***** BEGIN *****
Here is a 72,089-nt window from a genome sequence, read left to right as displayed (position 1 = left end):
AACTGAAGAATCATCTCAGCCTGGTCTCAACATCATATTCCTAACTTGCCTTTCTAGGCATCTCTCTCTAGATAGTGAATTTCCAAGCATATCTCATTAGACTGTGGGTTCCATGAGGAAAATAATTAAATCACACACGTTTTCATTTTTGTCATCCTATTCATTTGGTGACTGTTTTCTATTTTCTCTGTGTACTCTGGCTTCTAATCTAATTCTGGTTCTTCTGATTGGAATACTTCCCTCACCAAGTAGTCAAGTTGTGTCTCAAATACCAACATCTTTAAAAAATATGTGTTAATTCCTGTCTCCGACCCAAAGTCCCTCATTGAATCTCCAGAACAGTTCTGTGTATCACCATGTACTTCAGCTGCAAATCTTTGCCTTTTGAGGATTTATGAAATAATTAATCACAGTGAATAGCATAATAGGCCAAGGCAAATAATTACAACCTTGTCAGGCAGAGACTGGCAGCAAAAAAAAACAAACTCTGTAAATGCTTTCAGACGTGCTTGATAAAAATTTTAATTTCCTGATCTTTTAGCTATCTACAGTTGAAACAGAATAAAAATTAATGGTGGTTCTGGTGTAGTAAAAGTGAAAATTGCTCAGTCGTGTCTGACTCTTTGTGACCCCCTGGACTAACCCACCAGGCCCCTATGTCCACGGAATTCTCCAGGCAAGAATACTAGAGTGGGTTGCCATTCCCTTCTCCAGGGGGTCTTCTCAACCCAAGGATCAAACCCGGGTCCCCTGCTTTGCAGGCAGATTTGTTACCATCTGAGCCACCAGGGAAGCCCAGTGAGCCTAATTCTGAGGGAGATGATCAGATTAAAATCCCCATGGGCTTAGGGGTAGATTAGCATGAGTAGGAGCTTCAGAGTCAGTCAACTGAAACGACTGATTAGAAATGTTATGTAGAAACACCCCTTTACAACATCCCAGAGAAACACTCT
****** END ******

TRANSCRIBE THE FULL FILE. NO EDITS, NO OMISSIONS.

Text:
Here is a 72,089-nt window from a genome sequence, read left to right as displayed (position 1 = left end):
AACTGAAGAATCATCTCAGCCTGGTCTCAACATCATATTCCTAACTTGCCTTTCTAGGCATCTCTCTCTAGATAGTGAATTTCCAAGCATATCTCATTAGACTGTGGGTTCCATGAGGAAAATAATTAAATCACACACGTTTTCATTTTTGTCATCCTATTCATTTGGTGACTGTTTTCTATTTTCTCTGTGTACTCTGGCTTCTAATCTAATTCTGGTTCTTCTGATTGGAATACTTCCCTCACCAAGTAGTCAAGTTGTGTCTCAAATACCAACATCTTTAAAAAATATGTGTTAATTCCTGTCTCCGACCCAAAGTCCCTCATTGAATCTCCAGAACAGTTCTGTGTATCACCATGTACTTCAGCTGCAAATCTTTGCCTTTTGAGGATTTATGAAATAATTAATCACAGTGAATAGCATAATAGGCCAAGGCAAATAATTACAACCTTGTCAGGCAGAGACTGGCAGCAAAAAAAAACAAACTCTGTAAATGCTTTCAGACGTGCTTGATAAAAATTTTAATTTCCTGATCTTTTAGCTATCTACAGTTGAAACAGAATAAAAATTAATGGTGGTTCTGGTGTAGTAAAAGTGAAAATTGCTCAGTCGTGTCTGACTCTTTGTGACCCCCTGGACTAACCCACCAGGCCCCTATGTCCACGGAATTCTCCAGGCAAGAATACTAGAGTGGGTTGCCATTCCCTTCTCCAGGGGGTCTTCTCAACCCAAGGATCAAACCCGGGTCCCCTGCTTTGCAGGCAGATTTGTTACCATCTGAGCCACCAGGGAAGCCCAGTGAGCCTAATTCTGAGGGAGATGATCAGATTAAAATCCCCATGGGCTTAGGGGTAGATTAGCATGAGTAGGAGCTTCAGAGTCAGTCAACTGAAACGACTGATTAGAAATGTTATGTAGAAACACCCCTTTACAACATCCCAGAGAAACACTCT